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Wednesday, Nov 25, 2020

Green fashion practices start in the factory, say Hong Kong manufacturers as they make processes sustainable

Textile and apparel companies are reducing water and energy use, building green factories, eliminating waste, and upcycling the clothes consumers discard. As they build sustainability into their processes, they are discovering how much more they ane other players in the fashion industry need to do

For Esquel, sustainability starts from the ground up.

This year, the Hong Kong-based textile and apparel manufacturer unveiled phase one of Integral, its latest award-winning project in Guilin, a city in southern China. The production facility includes state-of-the-art garment and spinning operations housed in sleek, bamboo-inspired buildings.

Everything is built with sustainability and the environment in mind: the pavements are made from a mixture of concrete, discarded buttons and other materials, while specially designed glass fixtures on rooftops capture solar energy. There are modern dining halls and a gym. Cutting-edge research, covering everything from natural dyes to organic cotton production, is conducted in innovation and learning centres, and botanical gardens.

Additions at Integral are planned, including a lake and an organic garden that will be used to help feed the 1,500-strong workforce.

The facility, covering 500,000 square metres, doesn’t just look impressive – it also signals the company’s commitment to becoming a more sustainable business.

“This is a pioneering project, it’s an experiment,” says John Cheh, CEO of Esquel Group. “Admittedly it has its constraints – we can’t do dyeing here, for example, because of environmental restrictions – and not all factories can look like this. But it embodies many concepts, and these values can be implemented in many of our other factories.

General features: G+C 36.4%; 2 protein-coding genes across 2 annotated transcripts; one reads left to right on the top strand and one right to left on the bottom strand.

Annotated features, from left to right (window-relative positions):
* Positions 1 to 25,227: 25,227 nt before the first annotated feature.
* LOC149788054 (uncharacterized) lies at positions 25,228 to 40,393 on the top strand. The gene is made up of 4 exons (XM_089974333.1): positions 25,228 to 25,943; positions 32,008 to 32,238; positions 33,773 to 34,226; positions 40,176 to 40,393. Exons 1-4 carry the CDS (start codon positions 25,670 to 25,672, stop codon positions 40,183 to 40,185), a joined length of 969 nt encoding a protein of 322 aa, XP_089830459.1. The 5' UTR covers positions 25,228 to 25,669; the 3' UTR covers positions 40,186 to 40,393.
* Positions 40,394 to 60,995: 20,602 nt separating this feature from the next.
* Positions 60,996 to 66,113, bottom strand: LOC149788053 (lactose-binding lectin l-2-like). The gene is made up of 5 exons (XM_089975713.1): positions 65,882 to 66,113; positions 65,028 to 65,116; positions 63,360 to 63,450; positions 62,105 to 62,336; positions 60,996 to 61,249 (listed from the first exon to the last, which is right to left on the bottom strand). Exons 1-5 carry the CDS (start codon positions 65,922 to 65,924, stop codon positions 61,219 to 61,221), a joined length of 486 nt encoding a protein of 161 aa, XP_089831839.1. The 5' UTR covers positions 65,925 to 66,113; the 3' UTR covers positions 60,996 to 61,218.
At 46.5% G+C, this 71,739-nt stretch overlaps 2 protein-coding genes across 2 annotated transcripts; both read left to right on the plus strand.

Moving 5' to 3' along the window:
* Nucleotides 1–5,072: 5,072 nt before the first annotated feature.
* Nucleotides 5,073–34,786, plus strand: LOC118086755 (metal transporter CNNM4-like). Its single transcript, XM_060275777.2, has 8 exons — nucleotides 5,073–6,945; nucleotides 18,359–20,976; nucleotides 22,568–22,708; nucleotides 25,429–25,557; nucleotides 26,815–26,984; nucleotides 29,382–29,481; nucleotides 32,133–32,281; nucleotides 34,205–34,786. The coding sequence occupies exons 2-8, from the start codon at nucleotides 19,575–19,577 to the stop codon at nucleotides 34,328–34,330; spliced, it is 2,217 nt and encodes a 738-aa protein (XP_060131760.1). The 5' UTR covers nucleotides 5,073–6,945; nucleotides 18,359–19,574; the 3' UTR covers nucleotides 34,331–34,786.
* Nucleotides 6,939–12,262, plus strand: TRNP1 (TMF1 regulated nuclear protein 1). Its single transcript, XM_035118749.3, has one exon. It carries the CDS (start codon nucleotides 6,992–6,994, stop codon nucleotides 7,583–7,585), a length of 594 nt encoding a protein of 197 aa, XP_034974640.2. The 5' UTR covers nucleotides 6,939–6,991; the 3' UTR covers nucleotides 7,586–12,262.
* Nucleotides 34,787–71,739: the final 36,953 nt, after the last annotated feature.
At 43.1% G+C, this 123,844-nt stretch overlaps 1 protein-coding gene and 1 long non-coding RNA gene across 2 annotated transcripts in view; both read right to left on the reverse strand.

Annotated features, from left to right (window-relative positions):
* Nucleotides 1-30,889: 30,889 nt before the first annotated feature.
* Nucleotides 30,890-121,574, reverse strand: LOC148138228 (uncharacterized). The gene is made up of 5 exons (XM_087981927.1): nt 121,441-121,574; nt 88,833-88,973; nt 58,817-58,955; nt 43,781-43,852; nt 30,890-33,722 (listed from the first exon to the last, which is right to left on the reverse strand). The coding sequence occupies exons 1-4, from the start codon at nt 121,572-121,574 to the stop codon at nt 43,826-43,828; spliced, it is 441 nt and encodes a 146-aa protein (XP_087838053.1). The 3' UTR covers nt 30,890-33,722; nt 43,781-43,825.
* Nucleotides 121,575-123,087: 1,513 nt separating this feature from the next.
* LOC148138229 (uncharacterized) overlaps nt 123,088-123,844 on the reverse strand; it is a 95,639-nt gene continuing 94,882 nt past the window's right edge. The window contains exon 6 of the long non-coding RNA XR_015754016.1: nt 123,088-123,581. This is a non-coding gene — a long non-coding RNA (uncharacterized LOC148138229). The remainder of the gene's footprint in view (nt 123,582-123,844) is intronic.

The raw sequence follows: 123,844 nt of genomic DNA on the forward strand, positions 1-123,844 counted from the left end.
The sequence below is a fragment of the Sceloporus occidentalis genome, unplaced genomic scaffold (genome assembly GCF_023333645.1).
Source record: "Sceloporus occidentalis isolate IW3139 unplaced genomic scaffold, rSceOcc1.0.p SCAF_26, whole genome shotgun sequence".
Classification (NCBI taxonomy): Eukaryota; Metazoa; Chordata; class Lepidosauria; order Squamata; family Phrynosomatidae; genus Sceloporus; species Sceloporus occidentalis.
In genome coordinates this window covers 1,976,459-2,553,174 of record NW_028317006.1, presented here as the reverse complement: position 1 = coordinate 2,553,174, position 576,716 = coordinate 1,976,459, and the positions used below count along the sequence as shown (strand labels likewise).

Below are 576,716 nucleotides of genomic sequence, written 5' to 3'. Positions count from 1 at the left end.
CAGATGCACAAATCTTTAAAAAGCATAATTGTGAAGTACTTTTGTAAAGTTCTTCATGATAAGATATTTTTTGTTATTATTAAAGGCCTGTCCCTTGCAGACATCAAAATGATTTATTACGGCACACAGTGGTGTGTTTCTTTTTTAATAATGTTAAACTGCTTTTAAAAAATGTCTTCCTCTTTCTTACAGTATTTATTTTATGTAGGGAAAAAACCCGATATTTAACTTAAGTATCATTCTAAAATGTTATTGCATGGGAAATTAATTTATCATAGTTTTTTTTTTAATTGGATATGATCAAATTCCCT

“The best part of it is that our employees have already shown they love [it]. We have reduced working hours and our turnover rate is less than one per cent.”

Esquel is not the only Hong Kong-based manufacturer to be pushing their sustainability agenda beyond corporate social responsibility, by focusing on areas such as overproduction and toxic waste.

Garment manufacturing in Hong Kong began early in the 20th century. At its peak in the 1950s, the city was one of Asia’s biggest textile exporters. Although many of the larger companies moved their production out of the city, to China or to other, lower-cost countries, they still play a vital role in the textile and apparel industries.

These companies have begun innovating to tackle social and environmental issues associated with manufacturing.

TAL Apparel, which has a Leed (Leadership in Energy and Environmental Design) certified factory in Vietnam and developed a code of conduct as far back as the early 2000s, is one such company. It is part of the Sustainable Fashion Coalition and a signatory to the United Nations Fashion Industry Charter for Climate Action.

“For sustainability to make sense it has to be linked to business and relate to the products we make. We started our journey towards creating a circular economy by recycling leftovers from our cutting tables. Post-consumer recycling may be a bigger [part of the circular economy], but this happens even before the manufacturing processes,” says TAL Apparel’s president and chief technology officer, Delman Lee.